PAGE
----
The weather, it is a-changing

I know the weather has changed in California. The wildfires there now are unlike anything we had before. And to hear many people talk, a few recent years of relatively normal rainfall might as well have been Noah’s Flood. Their disorientation is understandable: California has suffered many more dry years than wet during my entire adult life.

I’m starting to hear that the weather is indeed also different in Pittsburgh. Summers are wetter and winters are less cool, a passenger told me yesterday. She blamed climate change for Dutch Elm disease (trees are more vulnerable when stressed, including by climate change) and lightning (presumably from severe storms that could be more common as a result of climate change) that had killed some trees around her driveway. She is blind, but she could feel the difference in the pavement: It was cool before; now it is hot. She also conflated the issue of fracking-induced earthquakes. But she’s a believer in the climate crisis.

By the way, she identifies herself as a conservative—I couldn’t identify what tendenc[y|ies]. As I’ve mulled it over, my initial, so-preliminary-that-I-probably-shouldn’t-say-it guess would be traditionalist.

Solastalgia describes the feeling of distress caused by environmental change, and it was coined by Australian environmental philosopher Glenn Albrecht. “It was important to give that feeling a name because it was missing from our language,” Albrecht says from his small farm in Australia’s Hunter Valley region in the eastern state of New South Wales.[1]

It’s hard for me to address the weather difference here in Pittsburgh from my own experience. I lived here for a couple years as a kid and my memories from fifty years ago are hazy.

But the pattern I don’t much remember but have seen a lot so far this year has been of a rapid increase in temperature and humidity, followed by rain or thunderstorms. The latter bring some relief, but the temperature rises again following them. This has been happening a lot, even on days when the forecast calls for a relatively low chance of rain.

I do remember walking to the Mount Lebanon swimming pool as a kid. I’m pretty sure I had a bicycle but with the hills around here, it’d have been easier just to walk. People still go to swimming pools, sometimes taking a Lyft to do so. And I see them in the Dormont pool which is visible from McFarland Road (between Beverly Road and Banksville Road).

But it’s kind of hard for me to imagine doing that now; the chance of thunderstorms seems much higher than the forecasts ever indicate. Though there are a number of massive antennae about that I’m pretty sure also serve as lightning rods, a swimming pool is not a wise place to be during such a storm.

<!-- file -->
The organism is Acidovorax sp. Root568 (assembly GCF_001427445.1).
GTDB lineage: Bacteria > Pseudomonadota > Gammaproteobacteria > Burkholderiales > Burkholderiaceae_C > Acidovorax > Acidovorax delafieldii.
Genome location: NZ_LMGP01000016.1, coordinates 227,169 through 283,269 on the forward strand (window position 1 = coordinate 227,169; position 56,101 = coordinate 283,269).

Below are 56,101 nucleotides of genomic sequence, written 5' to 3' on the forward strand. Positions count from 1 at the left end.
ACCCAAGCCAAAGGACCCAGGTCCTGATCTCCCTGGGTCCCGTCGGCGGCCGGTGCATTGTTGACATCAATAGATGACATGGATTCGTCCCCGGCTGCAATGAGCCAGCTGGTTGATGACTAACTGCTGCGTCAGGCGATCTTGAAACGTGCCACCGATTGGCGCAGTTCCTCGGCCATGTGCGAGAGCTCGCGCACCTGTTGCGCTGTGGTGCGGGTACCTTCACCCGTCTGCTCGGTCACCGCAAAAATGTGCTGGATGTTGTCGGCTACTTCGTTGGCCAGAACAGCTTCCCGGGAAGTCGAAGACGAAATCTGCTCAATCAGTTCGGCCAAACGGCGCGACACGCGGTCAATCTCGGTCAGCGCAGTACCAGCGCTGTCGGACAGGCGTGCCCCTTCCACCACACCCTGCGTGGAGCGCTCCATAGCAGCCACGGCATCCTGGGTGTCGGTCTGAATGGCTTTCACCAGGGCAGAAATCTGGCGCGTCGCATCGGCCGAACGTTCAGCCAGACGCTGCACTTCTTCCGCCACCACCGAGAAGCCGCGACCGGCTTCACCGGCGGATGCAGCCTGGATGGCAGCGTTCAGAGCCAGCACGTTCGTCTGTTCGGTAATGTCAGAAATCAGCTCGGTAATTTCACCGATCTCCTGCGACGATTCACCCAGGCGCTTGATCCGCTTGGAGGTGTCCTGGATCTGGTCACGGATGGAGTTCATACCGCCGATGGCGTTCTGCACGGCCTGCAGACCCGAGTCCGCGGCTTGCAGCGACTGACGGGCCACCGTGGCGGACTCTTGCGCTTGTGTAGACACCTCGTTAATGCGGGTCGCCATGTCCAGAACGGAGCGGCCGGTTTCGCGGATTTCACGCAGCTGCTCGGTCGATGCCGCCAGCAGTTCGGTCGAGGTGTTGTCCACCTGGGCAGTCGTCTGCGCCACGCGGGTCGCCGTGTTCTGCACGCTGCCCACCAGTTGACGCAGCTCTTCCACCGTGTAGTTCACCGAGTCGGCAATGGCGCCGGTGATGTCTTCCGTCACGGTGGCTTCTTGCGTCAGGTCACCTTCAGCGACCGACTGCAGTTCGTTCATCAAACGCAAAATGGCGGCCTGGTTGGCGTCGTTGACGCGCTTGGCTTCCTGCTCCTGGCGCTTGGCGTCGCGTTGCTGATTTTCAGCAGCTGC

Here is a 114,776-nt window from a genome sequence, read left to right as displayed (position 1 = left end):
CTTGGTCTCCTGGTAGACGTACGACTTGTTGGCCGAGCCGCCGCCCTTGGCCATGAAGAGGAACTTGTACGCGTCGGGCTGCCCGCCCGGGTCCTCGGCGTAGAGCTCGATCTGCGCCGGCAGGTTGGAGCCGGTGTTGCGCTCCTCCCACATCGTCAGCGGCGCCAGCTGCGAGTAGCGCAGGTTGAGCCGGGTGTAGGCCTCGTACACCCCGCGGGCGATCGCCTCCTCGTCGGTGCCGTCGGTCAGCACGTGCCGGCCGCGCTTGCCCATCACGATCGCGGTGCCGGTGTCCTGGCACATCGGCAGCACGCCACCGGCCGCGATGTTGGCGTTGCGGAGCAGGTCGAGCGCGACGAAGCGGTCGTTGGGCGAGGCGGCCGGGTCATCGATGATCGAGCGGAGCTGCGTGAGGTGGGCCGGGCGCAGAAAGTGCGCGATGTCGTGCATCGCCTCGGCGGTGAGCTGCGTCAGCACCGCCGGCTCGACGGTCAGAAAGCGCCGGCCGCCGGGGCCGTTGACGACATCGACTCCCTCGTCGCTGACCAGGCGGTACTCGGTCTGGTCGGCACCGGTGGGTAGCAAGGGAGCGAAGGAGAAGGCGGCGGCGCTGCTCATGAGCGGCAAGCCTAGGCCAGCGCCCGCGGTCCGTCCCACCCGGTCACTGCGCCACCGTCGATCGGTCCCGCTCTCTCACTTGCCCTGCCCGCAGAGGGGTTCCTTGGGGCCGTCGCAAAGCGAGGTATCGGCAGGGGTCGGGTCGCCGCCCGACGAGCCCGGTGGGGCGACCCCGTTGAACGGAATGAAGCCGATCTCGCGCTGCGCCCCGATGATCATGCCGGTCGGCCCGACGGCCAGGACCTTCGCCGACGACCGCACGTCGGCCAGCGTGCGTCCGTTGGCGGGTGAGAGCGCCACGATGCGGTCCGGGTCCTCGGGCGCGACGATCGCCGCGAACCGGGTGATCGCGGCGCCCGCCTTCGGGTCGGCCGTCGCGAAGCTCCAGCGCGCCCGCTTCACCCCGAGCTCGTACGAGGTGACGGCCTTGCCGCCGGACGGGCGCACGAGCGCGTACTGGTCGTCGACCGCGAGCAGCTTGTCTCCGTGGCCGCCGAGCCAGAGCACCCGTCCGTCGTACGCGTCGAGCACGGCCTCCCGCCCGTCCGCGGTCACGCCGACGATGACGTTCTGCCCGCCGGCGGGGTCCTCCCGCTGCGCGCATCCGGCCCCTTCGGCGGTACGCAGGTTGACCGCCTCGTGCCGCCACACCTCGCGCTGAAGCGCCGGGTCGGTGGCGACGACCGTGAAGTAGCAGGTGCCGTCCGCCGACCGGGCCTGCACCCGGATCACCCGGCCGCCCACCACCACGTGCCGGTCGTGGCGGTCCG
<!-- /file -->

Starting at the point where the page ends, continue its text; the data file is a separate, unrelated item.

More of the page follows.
I’ve taken to watching the cumulus clouds as I drive around. It seems like they’re here every day. When even only some turn dark, it seems I can be sure that some precipitation is coming, even if it’s only a few big fat drops on my windshield.


Trade

But Donald Trump is a “master of negotiation.” Brilliant. Absolutely fucking brilliant.

Stephen Bartholomeusz, “Trump is escalating a trade war he isn’t winning,” Sydney Morning Herald, August 5, 2019, https://www.smh.com.au/business/the-economy/trump-is-escalating-a-trade-war-he-isn-t-winning-20190805-p52dxf.html


Ridesharing

This[2] adds to the pile.[3]

Laura Bliss, “How Much Traffic Do Uber and Lyft Cause?” CityLab, August 5, 2019, https://www.citylab.com/transportation/2019/08/uber-lyft-traffic-congestion-ride-hailing-cities-drivers-vmt/595393/


Migration

2019-8-5-libya-security-migrants
This is a refugee camp. Image by Ismail Zitouny on July 3, 2019, via Public Radio International.[4]

James Reinl, “Libya’s hellish refugee centers remain open despite calls for closure,” Public Radio International, August 6, 2019, https://www.pri.org/stories/2019-08-06/libyas-hellish-refugee-centers-remain-open-despite-calls-closure


Kashmir

One has to take pronouncements, such as this one about the possibilities of war and ethnic cleansing,[5] by Pakistani politicians with a grain of salt. I have noticed a tendency towards hyperbole. But there is absolutely zero up-side to India’s move to revoke Kashmir’s semi-autonomous status.[6] Zero. None. Nada. The risks of a conflagration between these two nuclear-armed countries are considerable and it is entirely worthwhile to wonder what India’s intentions are.